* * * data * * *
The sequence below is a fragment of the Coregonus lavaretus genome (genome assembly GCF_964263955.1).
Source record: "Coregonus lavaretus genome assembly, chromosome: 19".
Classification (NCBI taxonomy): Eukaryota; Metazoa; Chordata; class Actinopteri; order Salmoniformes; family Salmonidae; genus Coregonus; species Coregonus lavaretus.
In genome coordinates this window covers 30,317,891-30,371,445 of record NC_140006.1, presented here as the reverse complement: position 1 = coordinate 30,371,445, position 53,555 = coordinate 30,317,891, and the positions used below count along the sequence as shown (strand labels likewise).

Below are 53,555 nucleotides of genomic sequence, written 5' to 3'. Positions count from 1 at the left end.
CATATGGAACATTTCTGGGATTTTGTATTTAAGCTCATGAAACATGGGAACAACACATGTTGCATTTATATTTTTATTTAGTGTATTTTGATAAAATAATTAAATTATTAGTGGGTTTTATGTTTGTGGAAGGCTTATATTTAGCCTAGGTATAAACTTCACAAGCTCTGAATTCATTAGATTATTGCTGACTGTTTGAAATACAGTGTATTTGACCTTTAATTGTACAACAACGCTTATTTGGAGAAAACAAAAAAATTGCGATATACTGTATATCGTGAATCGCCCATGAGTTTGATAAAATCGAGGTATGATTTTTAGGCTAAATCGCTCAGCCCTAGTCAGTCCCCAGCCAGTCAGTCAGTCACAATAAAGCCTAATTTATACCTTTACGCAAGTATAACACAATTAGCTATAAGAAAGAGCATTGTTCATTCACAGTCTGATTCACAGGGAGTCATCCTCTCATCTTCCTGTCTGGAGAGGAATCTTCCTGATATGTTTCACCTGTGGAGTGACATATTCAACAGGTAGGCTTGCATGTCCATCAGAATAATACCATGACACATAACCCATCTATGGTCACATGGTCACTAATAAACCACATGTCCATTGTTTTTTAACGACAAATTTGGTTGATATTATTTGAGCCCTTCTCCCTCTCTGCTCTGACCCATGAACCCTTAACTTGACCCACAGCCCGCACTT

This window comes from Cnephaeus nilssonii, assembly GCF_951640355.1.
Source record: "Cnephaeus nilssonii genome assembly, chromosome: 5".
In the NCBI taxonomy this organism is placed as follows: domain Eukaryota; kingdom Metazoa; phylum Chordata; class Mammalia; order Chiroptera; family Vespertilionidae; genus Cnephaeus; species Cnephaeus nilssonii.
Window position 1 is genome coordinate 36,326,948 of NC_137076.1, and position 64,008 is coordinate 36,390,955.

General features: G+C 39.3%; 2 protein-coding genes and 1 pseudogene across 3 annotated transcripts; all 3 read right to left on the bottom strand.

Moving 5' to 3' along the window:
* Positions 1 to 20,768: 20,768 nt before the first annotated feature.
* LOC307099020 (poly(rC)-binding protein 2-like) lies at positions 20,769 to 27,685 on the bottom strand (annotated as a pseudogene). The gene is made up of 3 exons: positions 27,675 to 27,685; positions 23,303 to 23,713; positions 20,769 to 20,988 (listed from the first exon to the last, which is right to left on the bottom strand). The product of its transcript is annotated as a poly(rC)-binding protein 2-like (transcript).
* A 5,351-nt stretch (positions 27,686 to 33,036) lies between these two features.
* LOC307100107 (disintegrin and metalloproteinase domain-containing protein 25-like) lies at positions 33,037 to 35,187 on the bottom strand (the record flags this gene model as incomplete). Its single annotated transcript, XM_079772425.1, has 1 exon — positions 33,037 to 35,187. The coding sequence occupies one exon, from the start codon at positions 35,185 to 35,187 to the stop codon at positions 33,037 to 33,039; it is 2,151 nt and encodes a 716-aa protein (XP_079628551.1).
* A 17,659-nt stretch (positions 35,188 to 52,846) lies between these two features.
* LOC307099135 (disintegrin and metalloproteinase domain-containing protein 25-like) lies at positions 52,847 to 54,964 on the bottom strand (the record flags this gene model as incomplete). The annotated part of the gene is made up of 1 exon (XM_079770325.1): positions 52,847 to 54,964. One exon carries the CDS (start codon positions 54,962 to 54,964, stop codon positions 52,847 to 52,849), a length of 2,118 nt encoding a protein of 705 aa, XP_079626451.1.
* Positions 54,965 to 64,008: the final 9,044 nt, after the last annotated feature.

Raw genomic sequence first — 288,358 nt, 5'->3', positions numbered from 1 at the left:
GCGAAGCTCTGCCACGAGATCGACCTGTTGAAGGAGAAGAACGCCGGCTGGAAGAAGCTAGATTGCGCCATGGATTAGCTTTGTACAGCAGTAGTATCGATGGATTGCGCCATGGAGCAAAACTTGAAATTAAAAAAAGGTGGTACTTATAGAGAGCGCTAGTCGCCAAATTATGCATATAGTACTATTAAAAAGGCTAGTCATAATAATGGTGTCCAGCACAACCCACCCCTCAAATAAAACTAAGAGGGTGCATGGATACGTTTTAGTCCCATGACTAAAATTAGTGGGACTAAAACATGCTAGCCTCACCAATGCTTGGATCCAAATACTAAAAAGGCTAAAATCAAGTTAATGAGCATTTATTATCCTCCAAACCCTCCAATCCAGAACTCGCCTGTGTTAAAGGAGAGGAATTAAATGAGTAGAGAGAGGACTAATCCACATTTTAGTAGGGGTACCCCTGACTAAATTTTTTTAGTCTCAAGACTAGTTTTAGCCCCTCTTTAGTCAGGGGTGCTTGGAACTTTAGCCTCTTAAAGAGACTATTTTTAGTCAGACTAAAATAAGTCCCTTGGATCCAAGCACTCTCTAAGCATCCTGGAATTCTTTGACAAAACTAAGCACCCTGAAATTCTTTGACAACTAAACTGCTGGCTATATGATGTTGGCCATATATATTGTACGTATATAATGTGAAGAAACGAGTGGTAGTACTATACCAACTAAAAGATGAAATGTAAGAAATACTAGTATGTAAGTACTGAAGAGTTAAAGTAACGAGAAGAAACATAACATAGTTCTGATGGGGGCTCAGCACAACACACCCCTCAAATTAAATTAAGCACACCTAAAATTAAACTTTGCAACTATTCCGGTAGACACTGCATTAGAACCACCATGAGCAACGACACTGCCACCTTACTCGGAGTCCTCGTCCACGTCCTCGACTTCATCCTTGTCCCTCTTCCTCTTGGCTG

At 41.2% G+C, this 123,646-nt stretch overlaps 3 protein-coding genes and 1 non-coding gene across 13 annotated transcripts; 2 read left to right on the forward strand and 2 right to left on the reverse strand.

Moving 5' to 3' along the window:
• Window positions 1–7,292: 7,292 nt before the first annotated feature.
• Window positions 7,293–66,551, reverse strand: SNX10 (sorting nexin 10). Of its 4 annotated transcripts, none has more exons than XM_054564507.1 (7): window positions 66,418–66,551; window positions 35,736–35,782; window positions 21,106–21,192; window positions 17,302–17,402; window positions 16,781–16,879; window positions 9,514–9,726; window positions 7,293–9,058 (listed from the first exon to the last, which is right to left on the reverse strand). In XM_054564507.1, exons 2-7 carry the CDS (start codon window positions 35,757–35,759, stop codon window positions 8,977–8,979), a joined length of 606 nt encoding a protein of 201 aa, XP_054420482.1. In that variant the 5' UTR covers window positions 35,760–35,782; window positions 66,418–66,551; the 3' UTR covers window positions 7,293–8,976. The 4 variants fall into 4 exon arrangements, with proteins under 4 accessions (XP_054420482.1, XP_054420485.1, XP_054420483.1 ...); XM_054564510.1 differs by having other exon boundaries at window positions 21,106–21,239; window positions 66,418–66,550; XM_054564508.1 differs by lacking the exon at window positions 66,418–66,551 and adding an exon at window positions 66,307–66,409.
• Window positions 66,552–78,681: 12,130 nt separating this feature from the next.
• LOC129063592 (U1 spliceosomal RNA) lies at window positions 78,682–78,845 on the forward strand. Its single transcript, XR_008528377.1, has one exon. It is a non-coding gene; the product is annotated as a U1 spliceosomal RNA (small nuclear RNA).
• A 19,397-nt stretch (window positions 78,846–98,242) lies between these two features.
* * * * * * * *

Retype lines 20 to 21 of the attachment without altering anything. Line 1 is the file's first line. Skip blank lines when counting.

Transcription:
Raw genomic sequence first — 288,358 nt, 5'->3', positions numbered from 1 at the left:
GCGAAGCTCTGCCACGAGATCGACCTGTTGAAGGAGAAGAACGCCGGCTGGAAGAAGCTAGATTGCGCCATGGATTAGCTTTGTACAGCAGTAGTATCGATGGATTGCGCCATGGAGCAAAACTTGAAATTAAAAAAAGGTGGTACTTATAGAGAGCGCTAGTCGCCAAATTATGCATATAGTACTATTAAAAAGGCTAGTCATAATAATGGTGTCCAGCACAACCCACCCCTCAAATAAAACTAAGAGGGTGCATGGATACGTTTTAGTCCCATGACTAAAATTAGTGGGACTAAAACATGCTAGCCTCACCAATGCTTGGATCCAAATACTAAAAAGGCTAAAATCAAGTTAATGAGCATTTATTATCCTCCAAACCCTCCAATCCAGAACTCGCCTGTGTTAAAGGAGAGGAATTAAATGAGTAGAGAGAGGACTAATCCACATTTTAGTAGGGGTACCCCTGACTAAATTTTTTTAGTCTCAAGACTAGTTTTAGCCCCTCTTTAGTCAGGGGTGCTTGGAACTTTAGCCTCTTAAAGAGACTATTTTTAGTCAGACTAAAATAAGTCCCTTGGATCCAAGCACTCTCTAAGCATCCTGGAATTCTTTGACAAAACTAAGCACCCTGAAATTCTTTGACAACTAAACTGCTGGCTATATGATGTTGGCCATATATATTGTACGTATATAATGTGAAGAAACGAGTGGTAGTACTATACCAACTAAAAGATGAAATGTAAGAAATACTAGTATGTAAGTACTGAAGAGTTAAAGTAACGAGAAGAAACATAACATAGTTCTGATGGGGGCTCAGCACAACACACCCCTCAAATTAAATTAAGCACACCTAAAATTAAACTTTGCAACTATTCCGGTAGACACTGCATTAGAACCACCATGAGCAACGACACTGCCACCTTACTCGGAGTCCTCGTCCACGTCCTCGACTTCATCCTTGTCCCTCTTCCTCTTGGCTG